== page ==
Featured Research

from universities, journals, and other organizations

The Secret Life Of Algae

Date:
January 14, 2006
Source:
Biotechnology And Biological Sciences Research Council
Summary:
A fundamental process that has puzzled researchers for many years has been explained by UK scientists. Some simple plants that are crucial in maintaining the balance of carbon in the Earth’s atmosphere require vitamin B12 to grow properly but it has been a mystery to scientists why some types needed external sources and others did not. Now researchers at the Universities of Cambridge and Kent have discovered that half of all algae have a dependent but beneficial relationship with bacteria that make the vitamin for them.

A fundamental process that has puzzled researchers for many years has been explained by UK scientists. Some simple plants that are crucial in maintaining the balance of carbon in the Earth’s atmosphere require vitamin B12 to grow properly but it has been a mystery to scientists why some types needed external sources and others did not. Now researchers at the Universities of Cambridge and Kent have discovered that half of all algae have a dependent but beneficial relationship with bacteria that make the vitamin for them.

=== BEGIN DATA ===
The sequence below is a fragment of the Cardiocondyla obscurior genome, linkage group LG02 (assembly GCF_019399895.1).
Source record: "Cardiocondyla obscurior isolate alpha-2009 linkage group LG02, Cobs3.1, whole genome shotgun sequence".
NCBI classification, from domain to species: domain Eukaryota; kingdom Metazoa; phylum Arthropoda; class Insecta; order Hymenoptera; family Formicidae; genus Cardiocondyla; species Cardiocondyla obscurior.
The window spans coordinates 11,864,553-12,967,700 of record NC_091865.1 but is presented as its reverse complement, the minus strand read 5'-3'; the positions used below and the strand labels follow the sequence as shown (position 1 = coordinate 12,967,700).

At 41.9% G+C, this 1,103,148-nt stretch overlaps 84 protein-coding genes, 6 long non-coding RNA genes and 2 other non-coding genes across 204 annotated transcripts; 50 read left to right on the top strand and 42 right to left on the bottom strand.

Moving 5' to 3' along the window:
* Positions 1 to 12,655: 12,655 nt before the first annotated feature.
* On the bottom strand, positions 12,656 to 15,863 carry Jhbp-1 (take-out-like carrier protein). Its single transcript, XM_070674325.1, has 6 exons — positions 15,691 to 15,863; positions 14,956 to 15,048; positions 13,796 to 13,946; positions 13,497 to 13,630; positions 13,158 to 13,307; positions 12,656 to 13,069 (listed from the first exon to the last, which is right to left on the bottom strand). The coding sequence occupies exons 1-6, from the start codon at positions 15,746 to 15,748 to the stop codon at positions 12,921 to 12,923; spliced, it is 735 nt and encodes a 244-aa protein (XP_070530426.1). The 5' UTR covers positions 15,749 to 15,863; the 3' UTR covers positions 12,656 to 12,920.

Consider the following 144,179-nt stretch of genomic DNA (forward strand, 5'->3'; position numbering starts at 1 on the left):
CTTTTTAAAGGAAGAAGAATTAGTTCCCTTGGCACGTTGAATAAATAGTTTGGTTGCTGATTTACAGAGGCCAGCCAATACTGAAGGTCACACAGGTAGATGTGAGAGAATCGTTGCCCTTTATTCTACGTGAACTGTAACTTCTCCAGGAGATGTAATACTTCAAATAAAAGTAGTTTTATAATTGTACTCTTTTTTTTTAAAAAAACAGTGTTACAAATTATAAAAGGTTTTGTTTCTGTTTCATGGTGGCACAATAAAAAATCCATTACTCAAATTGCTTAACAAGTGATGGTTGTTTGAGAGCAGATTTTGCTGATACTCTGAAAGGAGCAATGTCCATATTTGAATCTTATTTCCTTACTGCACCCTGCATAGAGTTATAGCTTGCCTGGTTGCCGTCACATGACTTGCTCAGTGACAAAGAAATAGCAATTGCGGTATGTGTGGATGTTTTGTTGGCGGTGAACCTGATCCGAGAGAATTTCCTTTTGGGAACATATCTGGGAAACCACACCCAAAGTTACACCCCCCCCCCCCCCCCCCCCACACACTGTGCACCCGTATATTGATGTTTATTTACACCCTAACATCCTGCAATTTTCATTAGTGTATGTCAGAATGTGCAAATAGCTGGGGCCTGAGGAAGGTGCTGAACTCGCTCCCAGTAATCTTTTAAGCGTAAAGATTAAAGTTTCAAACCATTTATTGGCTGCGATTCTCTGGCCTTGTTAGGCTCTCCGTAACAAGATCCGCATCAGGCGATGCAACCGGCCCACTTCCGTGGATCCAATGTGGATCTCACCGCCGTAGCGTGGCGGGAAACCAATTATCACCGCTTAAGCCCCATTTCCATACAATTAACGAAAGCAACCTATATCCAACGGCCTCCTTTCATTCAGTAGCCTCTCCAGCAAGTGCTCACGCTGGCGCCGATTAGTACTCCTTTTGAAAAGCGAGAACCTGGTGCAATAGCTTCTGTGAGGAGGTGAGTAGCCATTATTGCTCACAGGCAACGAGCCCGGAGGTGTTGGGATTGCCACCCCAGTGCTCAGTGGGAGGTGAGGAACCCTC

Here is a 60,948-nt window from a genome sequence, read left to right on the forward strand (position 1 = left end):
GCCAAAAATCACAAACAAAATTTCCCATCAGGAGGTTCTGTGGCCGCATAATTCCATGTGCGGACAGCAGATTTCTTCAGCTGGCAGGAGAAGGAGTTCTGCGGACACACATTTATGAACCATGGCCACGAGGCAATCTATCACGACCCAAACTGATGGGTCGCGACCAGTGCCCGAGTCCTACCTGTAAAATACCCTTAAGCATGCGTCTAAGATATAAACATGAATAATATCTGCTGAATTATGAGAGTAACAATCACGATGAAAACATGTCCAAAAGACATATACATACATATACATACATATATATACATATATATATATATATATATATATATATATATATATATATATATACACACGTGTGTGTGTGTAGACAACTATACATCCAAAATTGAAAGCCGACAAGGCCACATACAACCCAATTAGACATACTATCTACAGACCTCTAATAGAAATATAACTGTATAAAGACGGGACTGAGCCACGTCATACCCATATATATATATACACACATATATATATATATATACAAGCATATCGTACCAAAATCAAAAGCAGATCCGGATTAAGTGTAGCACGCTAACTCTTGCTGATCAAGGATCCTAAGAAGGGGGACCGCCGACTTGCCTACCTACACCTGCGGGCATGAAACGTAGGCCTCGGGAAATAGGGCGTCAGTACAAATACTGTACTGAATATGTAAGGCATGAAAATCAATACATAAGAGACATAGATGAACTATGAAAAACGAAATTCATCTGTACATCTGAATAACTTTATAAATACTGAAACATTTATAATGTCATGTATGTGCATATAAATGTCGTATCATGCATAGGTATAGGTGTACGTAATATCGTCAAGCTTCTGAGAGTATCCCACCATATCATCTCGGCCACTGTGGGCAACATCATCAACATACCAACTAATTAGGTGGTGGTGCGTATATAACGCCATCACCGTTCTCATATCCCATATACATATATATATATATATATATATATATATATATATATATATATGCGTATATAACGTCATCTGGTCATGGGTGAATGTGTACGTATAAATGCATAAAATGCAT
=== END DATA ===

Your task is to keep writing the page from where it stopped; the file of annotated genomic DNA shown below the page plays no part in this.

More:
Related Articles


The researchers, funded by the Biotechnology and Biological Sciences Research Council (BBSRC), found that no algae have the necessary genes to produce vitamin B12. Those that do not require a supply are like higher plants; they have an alternative metabolic process that does not need the vitamin. However, algae that need vitamin B12 cannot make it themselves and must get it from somewhere else.

The scientists realised that the amount of vitamin B12 required to grow the types of algae that do need the vitamin in the laboratory is much higher than natural levels in the seas and rivers. They discovered that in the natural environment were bacteria that could supply the necessary vitamin B12 the algae needed. However, the relationship between the bacteria and algae was not one-way. The scientists found that the algae supported the bacteria by providing them with carbon from their own photosynthesis.